decannulation

  • Still sick

    After therapy this afternoon, Jessica is going to take Namine to the pediatrician. It’s been two weeks, and she still has a cough and congestion. Namine seemed to be doing okay last night, but this morning when she woke up, she couldn’t breathe through her nose. Sneezes are messy, too. Ucky.

  • Embracing the storm

    I actually meant to talk about this the other day. On Sunday night we had a crazy, windy, loud thunderstorm, and Namine could not sleep. But her inability to sleep was not due to fear of the storm; on the contrary, she loved it. Loved it. The constant patter of the rain – and patter somehow does not do the sound justice – and the flashes of lightning, the crashing of thunder, all of these things thrilled Namine to no end. Awake, sitting up in her bed, she laughed and clapped, her energy seemingly a direct proportion to the power of the storm itself. She did not go to sleep until the storm was over, close to midnight.

  • Love’s own reason

    Love’s own reason

    Perhaps you’ve heard; perhaps not. The divorce rate for special needs parents, according to word of mouth, is 85%. I’ve also heard 82%. Upon doing some research, though, it’s hard to know where this statistic came from, or exactly how old it is. (With the assumption that the divorce rate goes up each year, that […]

  • What does hair mean to you?

    What does hair mean to you?

    Another day, another therapy session. There’s not much going on, aside from the usual. Namine is trying to eat us out of house and home, as usual – and she’s not even three yet! What’s going to happen when she’s a teen? But I digress. Having nothing out of the ordinary on my mind, today’s post is instead a philosophical one: what does hair mean to you?

  • Taking a deep breath

    Of all the things that we fear above all else, as parents of a post-trach child, is repiratory illness. Pneumonia can be deadly to any child, but if a post-trach child gets it, the most likely end result is a re-traching. (My spell checker is having fits at those sentences, but it also doesn’t think tracheostomy is a word, so to heck with what it thinks.) Namine has a slight cough; she has had it for a few days now, and we’re not sure what’s going on. It’s not common enough to take her in to the ER, but it raises its head often enough to remind us that it’s still there.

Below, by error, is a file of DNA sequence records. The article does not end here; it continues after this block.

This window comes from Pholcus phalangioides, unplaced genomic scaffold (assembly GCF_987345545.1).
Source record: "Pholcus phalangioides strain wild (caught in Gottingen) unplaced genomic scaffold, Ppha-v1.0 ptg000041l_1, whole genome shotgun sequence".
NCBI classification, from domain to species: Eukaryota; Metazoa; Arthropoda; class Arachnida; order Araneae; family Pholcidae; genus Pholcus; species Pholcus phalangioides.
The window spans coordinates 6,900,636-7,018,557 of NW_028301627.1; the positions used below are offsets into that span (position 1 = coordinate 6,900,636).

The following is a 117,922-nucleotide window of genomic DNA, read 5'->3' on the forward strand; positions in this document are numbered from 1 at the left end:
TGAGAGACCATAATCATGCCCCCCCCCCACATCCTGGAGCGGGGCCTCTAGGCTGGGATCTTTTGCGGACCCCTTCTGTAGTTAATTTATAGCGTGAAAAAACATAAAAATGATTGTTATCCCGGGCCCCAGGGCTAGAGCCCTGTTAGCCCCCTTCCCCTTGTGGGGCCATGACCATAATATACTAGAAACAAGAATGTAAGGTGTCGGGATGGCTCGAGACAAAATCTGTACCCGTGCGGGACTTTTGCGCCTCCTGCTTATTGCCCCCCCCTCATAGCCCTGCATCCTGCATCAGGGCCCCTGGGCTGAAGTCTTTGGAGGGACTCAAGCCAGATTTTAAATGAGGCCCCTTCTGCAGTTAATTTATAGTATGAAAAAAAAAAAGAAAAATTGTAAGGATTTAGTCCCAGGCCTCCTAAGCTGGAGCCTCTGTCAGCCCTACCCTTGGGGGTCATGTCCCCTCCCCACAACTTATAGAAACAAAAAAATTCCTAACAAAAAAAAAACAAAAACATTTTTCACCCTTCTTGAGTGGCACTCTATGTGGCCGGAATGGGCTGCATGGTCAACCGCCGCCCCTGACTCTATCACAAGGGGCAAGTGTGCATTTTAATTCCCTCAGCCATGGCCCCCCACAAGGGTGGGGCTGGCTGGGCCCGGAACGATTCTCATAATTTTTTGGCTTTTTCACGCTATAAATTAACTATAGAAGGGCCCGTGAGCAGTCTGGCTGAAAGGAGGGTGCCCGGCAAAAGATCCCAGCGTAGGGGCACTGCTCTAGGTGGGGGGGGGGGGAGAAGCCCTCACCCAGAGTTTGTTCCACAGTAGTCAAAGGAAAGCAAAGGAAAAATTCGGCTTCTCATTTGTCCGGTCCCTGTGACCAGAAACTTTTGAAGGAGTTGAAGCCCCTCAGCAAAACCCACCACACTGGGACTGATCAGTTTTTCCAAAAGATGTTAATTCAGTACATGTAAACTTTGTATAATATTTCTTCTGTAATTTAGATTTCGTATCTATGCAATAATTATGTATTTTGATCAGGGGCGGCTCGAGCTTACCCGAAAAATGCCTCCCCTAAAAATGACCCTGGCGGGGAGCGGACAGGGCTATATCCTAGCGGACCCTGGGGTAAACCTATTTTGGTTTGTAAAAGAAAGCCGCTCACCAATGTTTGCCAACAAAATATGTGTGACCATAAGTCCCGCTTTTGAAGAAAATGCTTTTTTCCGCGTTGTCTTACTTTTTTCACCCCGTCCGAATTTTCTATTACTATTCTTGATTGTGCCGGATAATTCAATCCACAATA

• Understanding skin physiology

    Understanding your child’s physiology – special needs or not – is crucial to understanding not only their current condition, but what might affect changes in them as well.

  • Coincidence or providence?

    Instead of doing one of those “year in review” posts, I’m going to talk about something else.

  • I love my daughter’s neck

    You might take one look at that title and say Paul, my good man, you have gone off the deep end. But bear with me. And a fair warning: there is no merit or information to this post. It’s just me, talking about my beautiful daughter.

  • Like second nature

    I had an interesting thing happen to me on Friday. Of course I didn’t get to talk about it because more important things happened. But Namine is doing better now, so I can bring it up. Anyway, this reminded me how being the parent of a special needs child has changed me. It has shaped and formed me, as a person, in ways that might never have happened otherwise.

  • On boundaries

    One of the people I follow on Twitter posted yesterday posted (and I’m more or less paraphrasing, since I can’t find at the moment the original tweet), “a child without boundaries is a child with much stress.” I’d like to chime in here.

  • Looking ahead to surgery

    Since we switched out Namine’s stoma gauze for Mepilex, she’s been almost completely free of coughing. Score one for the thinking parent. Pretty soon, though, she won’t need anything to cover her stoma, because she won’t have a stoma to cover.

  • Stoma care: using Mepilex instead of gauze

    The question of keeping Namine’s tracheostomy stoma covered was raised in my mind. Since decannulation, we’ve kept it covered with gauze. It seems like she’s coughing when she has the gauze on, but when we take it off, she doesn’t cough as much or at all. So I called the ENT department at Children’s Hospital around 2:00 this afternoon. I got a return call at 5:00. I guess that’s about par for the course.